Girls’ Regency Dress Pattern

By Jennie Chancey

This is the perfect companion to the women’s pattern above and includes options for short sleeves, long sleeves, and undersleeves. There’s also an appendix that gives directions for making a “drawstring” look dress (shown in the last four photos). [Revised in 2012 to include sizes 12 and 14!]

  • Sizes 1, 2, 3, 4, 6, 8, 10, 12 & 14 all included in one envelope.
  • Illustrated instructions make construction easy!
  • Options for long sleeves, short sleeves, and undersleeves.
  • Photo Instructions online (available in PDF format soon).
  • Click to download the Girls’ Regency Pattern Chart.
  • Also available for instant download as an ePattern in PDF format!

The bodice for the girls’ pattern is straight (not gathered) across the front, and the skirt gathers all the way around (though you can create it with gathers across the back only if you prefer). The bodice back has the period correct dropped shoulder seams and curved side back seams. A wide ribbon around the waist gives the dress a darling “Kate Greenaway” look. You can follow the instructions in the appendix to create a cute, gathered slip-on version of the dress as well. The pattern is rated “intermediate” because of the lining and understitching, but it is actually easier to put together than the women’s pattern. Please note that this pattern is designed for girls who have not yet hit puberty. Girls who are already developing will need the women’s pattern (the size 6 is the next natural step up from this pattern). I am always available through the Contact Form if you have questions!

Note: If you purchased a copy of this pattern prior to January 15, 2004, click HERE for corrections/revisions. If you bought the earlier version with sizes 1-10 only, there’s no need to buy the pattern all over again. Drop me a line through the contact form with your Paypal transaction ID or the email address you used to place your order, and I’ll send you a free ePattern. (If you ordered via snail mail, please provide the approximate date you placed your order, along with your full name and mailing address.)

Paper Pattern $12.95


ePattern $9.95


Share the love!

23 Comments on Girls’ Regency Dress Pattern

  1. Mrs. Lyn
    June 13, 2010 at 8:37 pm (4 years ago)

    I purchased your sweet Regency Girls Pattern through a download. I had no problems obtaining my pattern and it worked beautifully!
    Thank you for sharing your creativity and making your patterns available for our enjoyment!;0)
    BLessing to you and yours,

    • Jennie Chancey
      June 13, 2010 at 9:22 pm (4 years ago)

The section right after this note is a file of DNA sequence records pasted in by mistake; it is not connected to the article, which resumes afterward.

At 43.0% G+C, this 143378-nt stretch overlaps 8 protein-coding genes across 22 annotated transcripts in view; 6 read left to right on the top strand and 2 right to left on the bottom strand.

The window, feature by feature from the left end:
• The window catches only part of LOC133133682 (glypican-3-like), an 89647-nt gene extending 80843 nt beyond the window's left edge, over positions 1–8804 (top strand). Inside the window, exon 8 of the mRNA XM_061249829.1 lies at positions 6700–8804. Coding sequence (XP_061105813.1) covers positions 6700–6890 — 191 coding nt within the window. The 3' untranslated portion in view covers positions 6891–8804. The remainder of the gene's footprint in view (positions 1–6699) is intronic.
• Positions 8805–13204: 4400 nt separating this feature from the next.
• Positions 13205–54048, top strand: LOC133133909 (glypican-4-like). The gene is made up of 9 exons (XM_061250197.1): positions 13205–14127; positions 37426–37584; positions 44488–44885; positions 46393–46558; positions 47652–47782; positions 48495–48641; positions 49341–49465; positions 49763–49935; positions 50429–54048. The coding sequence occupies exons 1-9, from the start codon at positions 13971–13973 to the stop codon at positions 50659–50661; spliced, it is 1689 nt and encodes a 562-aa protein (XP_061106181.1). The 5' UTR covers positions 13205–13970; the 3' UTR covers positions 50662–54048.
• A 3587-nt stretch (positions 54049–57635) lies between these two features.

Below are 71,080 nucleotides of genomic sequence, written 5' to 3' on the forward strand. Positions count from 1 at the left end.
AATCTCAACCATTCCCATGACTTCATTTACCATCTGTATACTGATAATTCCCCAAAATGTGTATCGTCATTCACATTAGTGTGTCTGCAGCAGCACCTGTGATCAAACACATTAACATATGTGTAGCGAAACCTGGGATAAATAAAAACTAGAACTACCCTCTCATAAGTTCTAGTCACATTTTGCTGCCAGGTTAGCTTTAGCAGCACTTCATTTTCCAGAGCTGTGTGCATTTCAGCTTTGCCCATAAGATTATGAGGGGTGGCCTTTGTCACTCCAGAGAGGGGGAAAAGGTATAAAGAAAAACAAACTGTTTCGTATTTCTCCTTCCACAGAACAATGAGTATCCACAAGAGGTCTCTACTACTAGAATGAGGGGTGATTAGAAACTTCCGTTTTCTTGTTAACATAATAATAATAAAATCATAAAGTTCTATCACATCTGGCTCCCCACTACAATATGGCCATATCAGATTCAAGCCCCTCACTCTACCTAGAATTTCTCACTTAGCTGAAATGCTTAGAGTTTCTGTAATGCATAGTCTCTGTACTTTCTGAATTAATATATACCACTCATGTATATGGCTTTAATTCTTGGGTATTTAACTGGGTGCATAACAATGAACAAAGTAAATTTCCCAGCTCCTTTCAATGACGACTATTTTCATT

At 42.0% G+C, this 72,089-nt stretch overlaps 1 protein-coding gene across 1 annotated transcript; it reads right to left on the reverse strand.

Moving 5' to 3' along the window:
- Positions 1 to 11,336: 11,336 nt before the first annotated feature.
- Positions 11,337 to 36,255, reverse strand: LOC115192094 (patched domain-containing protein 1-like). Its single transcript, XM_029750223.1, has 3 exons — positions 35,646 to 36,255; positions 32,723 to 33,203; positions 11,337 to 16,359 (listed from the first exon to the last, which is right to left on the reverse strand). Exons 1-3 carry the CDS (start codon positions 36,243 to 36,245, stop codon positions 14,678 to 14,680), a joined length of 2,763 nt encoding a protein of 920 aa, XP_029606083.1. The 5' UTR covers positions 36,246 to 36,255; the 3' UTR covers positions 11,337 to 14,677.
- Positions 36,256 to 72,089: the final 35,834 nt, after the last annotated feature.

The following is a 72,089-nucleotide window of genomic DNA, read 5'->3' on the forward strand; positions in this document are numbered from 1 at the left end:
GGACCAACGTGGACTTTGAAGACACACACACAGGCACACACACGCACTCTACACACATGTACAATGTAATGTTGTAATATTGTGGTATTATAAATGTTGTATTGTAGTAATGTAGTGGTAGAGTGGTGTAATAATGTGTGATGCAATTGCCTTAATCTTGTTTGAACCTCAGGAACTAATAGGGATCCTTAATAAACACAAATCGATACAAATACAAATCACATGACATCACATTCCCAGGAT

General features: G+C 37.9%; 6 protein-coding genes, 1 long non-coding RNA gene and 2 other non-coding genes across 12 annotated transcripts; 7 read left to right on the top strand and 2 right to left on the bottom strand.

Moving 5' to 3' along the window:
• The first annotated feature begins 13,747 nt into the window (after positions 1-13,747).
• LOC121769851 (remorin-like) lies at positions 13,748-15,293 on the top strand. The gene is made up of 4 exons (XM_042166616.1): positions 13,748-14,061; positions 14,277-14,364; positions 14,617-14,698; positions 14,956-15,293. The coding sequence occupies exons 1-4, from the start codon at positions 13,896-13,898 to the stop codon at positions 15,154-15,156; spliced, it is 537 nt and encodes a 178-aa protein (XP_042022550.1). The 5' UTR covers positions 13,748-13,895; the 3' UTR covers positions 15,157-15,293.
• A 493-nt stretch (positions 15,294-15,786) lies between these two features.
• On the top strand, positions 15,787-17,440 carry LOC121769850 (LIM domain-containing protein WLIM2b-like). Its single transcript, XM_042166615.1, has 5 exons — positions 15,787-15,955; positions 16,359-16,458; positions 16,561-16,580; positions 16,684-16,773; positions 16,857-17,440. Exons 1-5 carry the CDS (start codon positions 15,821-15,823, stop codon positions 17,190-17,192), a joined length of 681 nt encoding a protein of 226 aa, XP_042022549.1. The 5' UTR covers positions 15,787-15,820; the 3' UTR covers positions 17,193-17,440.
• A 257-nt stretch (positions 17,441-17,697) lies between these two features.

Thanks so much for the kind comment, Mrs. Lyn! I am delighted that you enjoyed using the ePattern. If you ever care to share photos, I’d love to see them!


  2. claire
    November 17, 2010 at 1:24 pm (3 years ago)

    I have a girl who fits 9-12 month infant clothing. Does this pattern fit her size? I can’t find a xmas dress I like so I figure to make one of my own! (I have the women’s pattern!)

    • Jennie Chancey
      November 17, 2010 at 2:10 pm (3 years ago)

      Hi, Claire! I’ve used the size 1 for my youngest daughter since she was 9 months old, and it fits fine. I just shorten the sleeves a tad, add tucks to the skirt (you can also just shorten it if you prefer), and if she is narrow through the chest, you can sew the buttons over farther to give a little more fit to the closure in back. That will do it!

  3. Mrs. Hearts
    February 8, 2011 at 12:07 am (3 years ago)

    Is this the dress worn by the girl modeling the Edwardian apron pattern?

  4. Mary Bartlett
    March 3, 2011 at 10:20 am (3 years ago)

    I cannot find the pattern for toddlers bloomers and apron. HELP! I already bought two dress patterns, but the bloomers will make it awesome!!!

  5. Alice
    April 27, 2011 at 9:05 am (3 years ago)

    Hi there. These patterns look great – my daughter’s school is spending the entire school term revisiting the 1800s. She needs a dress that reflects the era – the regency dress looks great but I am a beginner at best and worry that I can’t pull it off. She will also need long sleeves as the weather in Australia is getting cold. Any advice?

    • Jennie Chancey
      April 30, 2011 at 6:52 am (3 years ago)

      If you can sew a basic skirt, you can manage this pattern! And it does have a long sleeve option. Have fun sewing–sounds like a great project!

  6. Emily Manning
    October 31, 2011 at 9:36 am (2 years ago)

    I teach Regency Period doll making to Latch Key Immigrant Girls and am President of our art council. I received a small grant to teach the girls ages 8-14 to make their regency dresses for the war of 1812 celebrations coming up. I would like a basic easy dress pattern for this age group but with draw string necks, bust, high waist and sleeves so multiple shaped girls can wear them over the years. The girls and I will make them but I will be custodian of the dresses each year so we have a closet of them. For dresses, notions, trims I have a 500.00 grant. I would like easy care cotton with colors/patterns of the regency era. where do i begin?? thanks. I have 15 girls. We will do self trim, if possible, like our 10 inch doll dresses.

    • Jennie Chancey